Glibc Heap Exploitation Basics : ptmalloc2 internals (Part 3) : The Main Arena

Hi folks, this post is part of a series in which I try to explore the internals of glibc's implementation ptmalloc2 which is used for managing heap memory. In this post I'm going to specifically pay attention to the main_arena and the malloc_state structure, which is used to store some important pointers for searching heap memory.

The main arena

The heap bakes the main_arena struct right into process memory. Its a struct of the type malloc_state and holds the following fields (extract from glibc-2.23/malloc/malloc.c):

1686 struct malloc_state
1687 { 
1688   /* Serialize access.  */
1689   mutex_t mutex;
1691   /* Flags (formerly in max_fast).  */
1692   int flags;
1694   /* Fastbins */
1695   mfastbinptr fastbinsY[NFASTBINS];
1697   /* Base of the topmost chunk -- not otherwise kept in a bin */
1698   mchunkptr top;
1700   /* The remainder from the most recent split of a small request */
1701   mchunkptr last_remainder;
1703   /* Normal bins packed as described above */
1704   mchunkptr bins[NBINS * 2 - 2];
1706   /* Bitmap of bins */
1707   unsigned int binmap[BINMAPSIZE];
1709   /* Linked list */
1710   struct malloc_state *next;
1712   /* Linked list for free arenas.  Access to this field is serialized
1713      by free_list_lock in arena.c.  */
1714   struct malloc_state *next_free;
1716   /* Number of threads attached to this arena.  0 if the arena is on
1717      the free list.  Access to this field is serialized by
1718      free_list_lock in arena.c.  */
1719   INTERNAL_SIZE_T attached_threads;
1721   /* Memory allocated from the system in this arena.  */
1722   INTERNAL_SIZE_T system_mem;
1723   INTERNAL_SIZE_T max_system_mem;
1724 };

Here's what some of the interesting fields mean (in addition to the already very helpful docs):

  • mutex_t mutex - this field is an integer that can be used to prevent other threads from messing with the arena while its being modified. We can see a confirmation of this in the code:

 29 /* The mutex functions used to do absolutely nothing, i.e. lock,
 30    trylock and unlock would always just return 0.  However, even
 31    without any concurrently active threads, a mutex can be used
 32    legitimately as an `in use' flag.  To make the code that is
 33    protected by a mutex async-signal safe, these macros would           have to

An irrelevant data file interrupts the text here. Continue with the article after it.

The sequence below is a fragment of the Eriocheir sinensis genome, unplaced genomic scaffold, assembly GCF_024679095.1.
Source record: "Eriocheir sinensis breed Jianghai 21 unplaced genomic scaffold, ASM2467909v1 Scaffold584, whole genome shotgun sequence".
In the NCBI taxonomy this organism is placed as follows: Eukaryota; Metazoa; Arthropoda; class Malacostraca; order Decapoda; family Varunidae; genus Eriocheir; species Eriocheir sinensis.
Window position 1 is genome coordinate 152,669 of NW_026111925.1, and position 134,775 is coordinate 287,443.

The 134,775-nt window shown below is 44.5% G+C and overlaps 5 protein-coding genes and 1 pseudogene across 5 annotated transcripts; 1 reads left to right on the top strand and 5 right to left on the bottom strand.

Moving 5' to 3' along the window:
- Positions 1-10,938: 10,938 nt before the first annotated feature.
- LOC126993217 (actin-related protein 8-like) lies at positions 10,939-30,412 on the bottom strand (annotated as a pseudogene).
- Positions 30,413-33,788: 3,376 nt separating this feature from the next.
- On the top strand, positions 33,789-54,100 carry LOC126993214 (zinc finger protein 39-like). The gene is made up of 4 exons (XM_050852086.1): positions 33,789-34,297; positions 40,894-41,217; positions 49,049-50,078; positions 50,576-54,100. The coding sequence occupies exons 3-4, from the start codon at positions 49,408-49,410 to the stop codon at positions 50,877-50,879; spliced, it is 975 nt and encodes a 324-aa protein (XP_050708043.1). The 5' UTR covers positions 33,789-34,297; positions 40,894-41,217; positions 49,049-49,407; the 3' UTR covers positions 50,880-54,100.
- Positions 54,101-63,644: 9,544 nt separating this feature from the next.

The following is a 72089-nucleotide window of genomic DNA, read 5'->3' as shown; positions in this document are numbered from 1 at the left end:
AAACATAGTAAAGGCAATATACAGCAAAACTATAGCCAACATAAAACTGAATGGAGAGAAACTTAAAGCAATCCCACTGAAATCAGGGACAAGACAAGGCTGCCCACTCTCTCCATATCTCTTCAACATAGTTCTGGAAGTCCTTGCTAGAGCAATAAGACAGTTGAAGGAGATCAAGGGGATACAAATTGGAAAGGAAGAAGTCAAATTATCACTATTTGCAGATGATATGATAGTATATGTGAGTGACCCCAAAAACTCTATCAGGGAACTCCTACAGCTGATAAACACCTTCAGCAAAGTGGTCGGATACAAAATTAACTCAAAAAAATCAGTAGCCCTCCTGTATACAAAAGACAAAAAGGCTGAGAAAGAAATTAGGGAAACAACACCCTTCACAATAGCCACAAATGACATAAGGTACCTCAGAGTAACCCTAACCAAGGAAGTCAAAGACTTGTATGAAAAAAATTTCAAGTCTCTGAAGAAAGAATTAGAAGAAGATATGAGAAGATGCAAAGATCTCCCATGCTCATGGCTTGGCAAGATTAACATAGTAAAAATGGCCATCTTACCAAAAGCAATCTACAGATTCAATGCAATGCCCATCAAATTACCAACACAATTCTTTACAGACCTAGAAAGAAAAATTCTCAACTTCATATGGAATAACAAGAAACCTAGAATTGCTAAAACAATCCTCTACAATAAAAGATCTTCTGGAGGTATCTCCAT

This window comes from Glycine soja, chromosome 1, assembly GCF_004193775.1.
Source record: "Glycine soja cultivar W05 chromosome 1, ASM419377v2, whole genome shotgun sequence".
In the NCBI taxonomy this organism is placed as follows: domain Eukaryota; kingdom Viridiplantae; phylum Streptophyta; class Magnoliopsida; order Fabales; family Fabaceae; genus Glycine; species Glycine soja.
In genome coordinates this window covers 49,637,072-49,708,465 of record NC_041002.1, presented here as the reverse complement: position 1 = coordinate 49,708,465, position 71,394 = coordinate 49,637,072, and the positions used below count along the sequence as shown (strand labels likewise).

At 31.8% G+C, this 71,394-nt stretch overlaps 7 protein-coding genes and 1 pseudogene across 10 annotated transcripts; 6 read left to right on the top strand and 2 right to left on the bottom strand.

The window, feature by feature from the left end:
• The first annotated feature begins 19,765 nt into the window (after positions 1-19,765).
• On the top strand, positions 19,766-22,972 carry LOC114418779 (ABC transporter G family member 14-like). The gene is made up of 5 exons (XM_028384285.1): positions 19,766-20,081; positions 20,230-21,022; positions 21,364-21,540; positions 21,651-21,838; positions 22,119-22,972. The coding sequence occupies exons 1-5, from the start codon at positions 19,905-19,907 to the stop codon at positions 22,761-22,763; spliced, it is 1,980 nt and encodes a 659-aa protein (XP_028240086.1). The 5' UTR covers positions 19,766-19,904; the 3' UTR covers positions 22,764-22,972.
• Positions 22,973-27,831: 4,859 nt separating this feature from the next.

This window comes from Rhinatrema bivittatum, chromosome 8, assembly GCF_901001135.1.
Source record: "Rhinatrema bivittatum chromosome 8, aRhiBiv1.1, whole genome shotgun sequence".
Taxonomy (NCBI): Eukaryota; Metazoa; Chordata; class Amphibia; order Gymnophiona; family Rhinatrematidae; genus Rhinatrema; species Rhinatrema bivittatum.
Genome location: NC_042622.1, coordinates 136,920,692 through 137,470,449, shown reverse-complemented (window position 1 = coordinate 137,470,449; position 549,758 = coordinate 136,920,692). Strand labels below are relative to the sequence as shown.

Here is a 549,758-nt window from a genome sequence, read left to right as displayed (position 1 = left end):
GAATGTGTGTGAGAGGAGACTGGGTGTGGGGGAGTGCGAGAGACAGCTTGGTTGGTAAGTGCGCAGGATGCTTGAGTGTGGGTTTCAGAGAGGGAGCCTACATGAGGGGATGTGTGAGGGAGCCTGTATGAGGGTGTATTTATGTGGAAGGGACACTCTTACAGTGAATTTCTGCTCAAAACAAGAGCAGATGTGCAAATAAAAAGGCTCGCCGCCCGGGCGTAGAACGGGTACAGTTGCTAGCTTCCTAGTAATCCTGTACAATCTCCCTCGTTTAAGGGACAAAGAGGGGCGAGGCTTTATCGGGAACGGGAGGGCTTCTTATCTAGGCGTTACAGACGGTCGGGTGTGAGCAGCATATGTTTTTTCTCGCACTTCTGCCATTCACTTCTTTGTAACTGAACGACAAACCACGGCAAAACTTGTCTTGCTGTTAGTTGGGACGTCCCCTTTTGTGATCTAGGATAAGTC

34    be based on atomic test-and-set operations, for example. */
 35 typedef int mutex_t;
 37 # define mutex_init(m)          (*(m) = 0)
 38 # define mutex_lock(m)          ({ *(m) = 1; 0; })
 39 # define mutex_trylock(m)       (*(m) ? 1 : ((*(m) = 1), 0))
 40 # define mutex_unlock(m)        (*(m) = 0)
 42 #endif /* !defined mutex_init */

  • int flags - this is an integer field that main arena uses to mark itself with properties. For instance should there be multiple main arena's (peep at the linked list node below and clues about attached_threads). In order to make using this field easy there are an accompanying list of functions for using these fields in the code:
1640 #define have_fastchunks(M)     (((M)->flags & FASTCHUNKS_BIT) == 0)
1641 #define clear_fastchunks(M)    catomic_or (&(M)->flags, FASTCHUNKS_BIT)
1642 #define set_fastchunks(M)      catomic_and (&(M)->flags, ~FASTCHUNKS_BIT)
1653 #define NONCONTIGUOUS_BIT     (2U)
1655 #define contiguous(M)          (((M)->flags & NONCONTIGUOUS_BIT) == 0)
1656 #define noncontiguous(M)       (((M)->flags & NONCONTIGUOUS_BIT) != 0)
1657 #define set_noncontiguous(M)   ((M)->flags |= NONCONTIGUOUS_BIT)
1658 #define set_contiguous(M)      ((M)->flags &= ~NONCONTIGUOUS_BIT)

These are pretty self documenting. 

  • fastbinsY - a pointer to the start of the fastbin array obviously this helps provide a common point in running down the fastbin structure. As I may have mentioned before fastbins are arranged by size, so what we have here is essentially a kind of minimalist priority heap. 
  • mchunkptr top - pointer to the top chunk on the heap.
  • skipping last_remainder for now
  • mchunkptr bins - A pointer to the start of the unsorted bins. All chunks that are above fastbin max size will have pointers here, and the first two indexes are unsorted bins according to documentation.
  • unsigned int binmap - list of indexes for all of the bins indicating if they are free. We can see how its used in the _do_check_malloc_state function which is thrown in to the source for the sake of aiding debugging:

1576 #define mark_bin(m, i) ((m)->binmap[idx2block (i)] |= idx2bit (i))
1577 #define unmark_bin(m, i) ((m)->binmap[idx2block (i)] &= ~(idx2bit (i)))
1578 #define get_binmap(m, i) ((m)->binmap[idx2block (i)] & idx2bit (i))
2111 static void